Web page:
Our parents’ generation had the best of all worlds.  They could do anything they wanted, with no consequences.  Yeah, there might have been a couple of small negatives, like World War II and no reliable birth control, but those were relatively minor inconveniences.  World War II was temporary, and when women got pregnant, it didn’t even cramp their style.   There was no “What to Expect When You’re Expecting” it was more like:

“Surprise!  The rabbit died …. As you were.”

Expectant moms kept drinking, smoking, and doubled up on pastries because she was “eating for two.”

And then from a parenting standpoint, life was soooo much simpler.  In addition to an absence of that pesky prenatal care, once the child arrived there were no such things as car seats, baby monitors, or self esteem.  Moms didn’t feel the need to organize “Play Dates” or worry about “socializing” by sending their toddlers to preschool.  They didn’t have to – we were socialized by an angry pack of siblings, all vying for favourite kid status.   There was a natural pecking order, and an overall Darwinian philosophy at play. For example at our house, my older brothers and sisters nicknamed me “Piggywiggywoo” … and I credit my thick skin and people skills to their repetitive use of the  witty go-to comeback:   “Nobody likes you.”

Of course, and I’m digressing now … but I finally had my revenge when my mother was kind enough to present me with a younger sibling to torture … namely one “Rickydickyhicky”.  After he graduated babyhood and became officially annoying and a competitor for parental attention, I gave every bit as good as I got.  I was, I must say … even a little more creative than my sisters.  I composed a song about him, complete with rhyming lyrics, which absolutely drove him nuts.  I would quietly hum the tune while we were at supper – causing him to freak out and my bewildered parents would send him away from the table – because obviously I wasn’t doing anything to him, just humming.   They had no way of knowing about the scathing lyrics that he and I both mentally heard whilst I hummed.  His hysterical reaction always seemed so melodramatic. It was the perfect crime, and some of my finest work.

But back to us Boomers – no wonder self esteem was non-existent; adults were allowed to abuse us, both physically and mentally.  In Gradeschool, there was “the Strap”, and the constant threat of “the Strap”.  If you got the Strap at school, you didn’t run home to your parents for consolation – you knew you were probably going to get it there too. It was like a conspiracy between teachers and parents.  It seems the establishment was always hard at work coming up with new ways to humiliate us kids.  Remember gym class, and Partici-PACTION?  “What – you can’t even do a flexed arm hang?   Loser!!”  And “Let’s see you try to do it wearing one of those standard gym suits.”  Somebody with a warped sense of humour came up with those hideous baggie, belted onesies. I think they were based on the same fashion principle as the burka.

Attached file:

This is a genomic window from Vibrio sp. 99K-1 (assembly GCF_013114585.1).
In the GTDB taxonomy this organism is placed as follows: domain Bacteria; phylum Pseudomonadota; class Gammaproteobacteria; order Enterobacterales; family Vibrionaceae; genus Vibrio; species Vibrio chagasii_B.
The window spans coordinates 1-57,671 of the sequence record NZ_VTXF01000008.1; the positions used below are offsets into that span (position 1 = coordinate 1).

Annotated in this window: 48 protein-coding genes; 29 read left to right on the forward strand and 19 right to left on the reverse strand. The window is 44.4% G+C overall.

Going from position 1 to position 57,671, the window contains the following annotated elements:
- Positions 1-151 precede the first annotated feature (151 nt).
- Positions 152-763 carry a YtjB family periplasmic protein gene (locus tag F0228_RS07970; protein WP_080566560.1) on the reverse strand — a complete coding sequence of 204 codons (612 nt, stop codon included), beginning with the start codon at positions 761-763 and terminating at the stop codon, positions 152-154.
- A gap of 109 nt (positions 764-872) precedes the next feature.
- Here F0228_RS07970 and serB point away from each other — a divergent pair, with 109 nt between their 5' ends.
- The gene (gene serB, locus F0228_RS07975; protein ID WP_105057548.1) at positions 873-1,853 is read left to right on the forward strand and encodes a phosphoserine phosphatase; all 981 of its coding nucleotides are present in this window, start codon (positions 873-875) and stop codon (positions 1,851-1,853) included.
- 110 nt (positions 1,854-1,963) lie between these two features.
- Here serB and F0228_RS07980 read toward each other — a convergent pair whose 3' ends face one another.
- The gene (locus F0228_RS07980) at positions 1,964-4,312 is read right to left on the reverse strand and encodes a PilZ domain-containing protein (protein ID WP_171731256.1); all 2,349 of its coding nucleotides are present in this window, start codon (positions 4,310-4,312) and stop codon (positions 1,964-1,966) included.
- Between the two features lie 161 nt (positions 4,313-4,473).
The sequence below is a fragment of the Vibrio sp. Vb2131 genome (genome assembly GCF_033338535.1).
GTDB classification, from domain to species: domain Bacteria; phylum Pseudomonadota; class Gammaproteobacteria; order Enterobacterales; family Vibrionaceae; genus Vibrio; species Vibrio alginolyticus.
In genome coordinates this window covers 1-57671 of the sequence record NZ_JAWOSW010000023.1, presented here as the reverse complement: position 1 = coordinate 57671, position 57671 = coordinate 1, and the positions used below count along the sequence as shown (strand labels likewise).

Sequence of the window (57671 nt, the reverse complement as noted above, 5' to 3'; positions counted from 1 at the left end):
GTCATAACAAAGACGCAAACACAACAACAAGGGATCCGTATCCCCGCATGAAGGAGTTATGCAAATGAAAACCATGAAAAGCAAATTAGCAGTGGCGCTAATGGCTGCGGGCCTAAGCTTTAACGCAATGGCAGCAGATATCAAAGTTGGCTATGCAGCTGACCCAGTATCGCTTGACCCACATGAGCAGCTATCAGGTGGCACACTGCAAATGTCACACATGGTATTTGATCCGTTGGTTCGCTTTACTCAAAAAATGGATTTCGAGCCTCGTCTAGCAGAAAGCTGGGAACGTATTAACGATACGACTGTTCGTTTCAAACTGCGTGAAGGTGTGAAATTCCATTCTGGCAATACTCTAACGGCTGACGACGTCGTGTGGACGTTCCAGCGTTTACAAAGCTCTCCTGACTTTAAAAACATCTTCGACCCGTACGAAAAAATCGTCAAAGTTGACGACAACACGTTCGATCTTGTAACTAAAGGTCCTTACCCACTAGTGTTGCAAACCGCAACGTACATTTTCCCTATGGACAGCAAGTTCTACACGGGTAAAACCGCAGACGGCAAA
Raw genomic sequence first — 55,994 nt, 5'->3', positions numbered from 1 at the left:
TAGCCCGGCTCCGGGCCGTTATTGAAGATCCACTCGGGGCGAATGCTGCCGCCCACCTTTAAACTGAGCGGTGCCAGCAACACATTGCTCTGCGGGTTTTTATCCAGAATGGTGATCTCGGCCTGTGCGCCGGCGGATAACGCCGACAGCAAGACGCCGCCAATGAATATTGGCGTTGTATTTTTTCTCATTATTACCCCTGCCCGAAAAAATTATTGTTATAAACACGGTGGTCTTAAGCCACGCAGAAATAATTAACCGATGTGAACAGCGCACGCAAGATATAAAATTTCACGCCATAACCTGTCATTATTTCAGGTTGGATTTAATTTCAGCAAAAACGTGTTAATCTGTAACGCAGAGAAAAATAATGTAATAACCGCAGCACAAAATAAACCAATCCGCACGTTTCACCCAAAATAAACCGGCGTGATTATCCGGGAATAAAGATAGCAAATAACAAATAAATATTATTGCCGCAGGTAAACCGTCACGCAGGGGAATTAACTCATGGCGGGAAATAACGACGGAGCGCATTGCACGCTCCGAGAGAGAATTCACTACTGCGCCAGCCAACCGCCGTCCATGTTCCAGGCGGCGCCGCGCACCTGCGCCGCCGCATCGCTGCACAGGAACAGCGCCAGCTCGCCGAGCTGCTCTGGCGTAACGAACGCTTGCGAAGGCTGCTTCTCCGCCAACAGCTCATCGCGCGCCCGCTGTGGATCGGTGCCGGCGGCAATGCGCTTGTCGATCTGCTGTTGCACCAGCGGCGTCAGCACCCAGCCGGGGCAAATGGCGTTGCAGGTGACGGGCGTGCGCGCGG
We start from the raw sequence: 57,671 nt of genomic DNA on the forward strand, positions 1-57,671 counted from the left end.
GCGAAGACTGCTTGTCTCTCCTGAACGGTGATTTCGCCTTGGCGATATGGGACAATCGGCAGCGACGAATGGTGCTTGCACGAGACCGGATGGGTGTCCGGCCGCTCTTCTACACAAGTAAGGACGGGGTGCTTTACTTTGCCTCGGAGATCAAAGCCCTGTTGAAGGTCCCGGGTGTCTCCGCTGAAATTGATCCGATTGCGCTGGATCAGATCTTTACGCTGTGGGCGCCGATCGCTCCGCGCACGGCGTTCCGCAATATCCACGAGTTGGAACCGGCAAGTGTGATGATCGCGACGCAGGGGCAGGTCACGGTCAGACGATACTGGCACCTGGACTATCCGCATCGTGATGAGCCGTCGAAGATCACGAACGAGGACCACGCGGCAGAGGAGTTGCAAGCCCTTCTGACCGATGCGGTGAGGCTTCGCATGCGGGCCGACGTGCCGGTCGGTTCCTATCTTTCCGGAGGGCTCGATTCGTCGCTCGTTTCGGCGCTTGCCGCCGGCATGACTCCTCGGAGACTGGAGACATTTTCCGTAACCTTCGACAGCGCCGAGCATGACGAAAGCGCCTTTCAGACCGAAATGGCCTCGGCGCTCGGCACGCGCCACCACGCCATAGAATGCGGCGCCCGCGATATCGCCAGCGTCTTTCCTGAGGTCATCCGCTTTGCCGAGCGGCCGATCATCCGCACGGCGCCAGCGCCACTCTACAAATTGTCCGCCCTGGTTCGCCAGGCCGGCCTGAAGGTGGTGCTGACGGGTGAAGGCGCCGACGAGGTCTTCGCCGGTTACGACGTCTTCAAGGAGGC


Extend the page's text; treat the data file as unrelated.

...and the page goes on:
My point is, that as Baby Boomers we got the shaft.  There were constantly too many of us, our classrooms were overcrowded, on Track and Field day there were only ribbons for performance, none for participation, on Valentine’s day your popularity was evident by the number of valentines you got. Then when we grew up we had to fight for jobs because we outnumbered them; we got married at a time when it became outdated for your parents to pay for the wedding; then when we decide to reproduce suddenly parenthood becomes a privilege not a right; and we had to do stuff like prenatal care, physical AND mental nurturing of our offspring, not to mention a lifetime of helicoptering.  To top it off, for us medical science invented cholesterol and colonoscopies. We also had to quit smoking, limit our drinking, and break up with awesome foods like cheese and bacon.

Just for us, it became the norm for mothers to work full time, and in the workforce we had to adapt to a constant barrage of new technology.  I remember being astonished by an IBM instant correcting typewriter.  NO MORE WHITEOUT??  (Although sniffing that stuff did have its upside).  We’ve had to try not to act all wide eyed, and refrain from making Star Trek comparisons when exposed to new things like faxing, computers, cell phones and SKYPE.

It seems irony is alive and well, fellow Baby Boomers.  It’s gone full circle, and parents pay for weddings again, and as a bonus, it’s now quite acceptable for unmarried or divorced kids to behave like boomerangs and come back home to live in their parents’ basement well into their thirties.  Luckily though, as we age we won’t cross paths with them much – we will have to keep working because there’s still too many of us  and the Canada Pension and Old Age Pension is drying up fast.   Based on the pattern of the past 50 years, there’s one more thing that was recently invented  that’s making me a little nervous … it’s called Elder Abuse.

And our parents thought Hitler and Mussolini were scary …

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Filed under Aging, Humor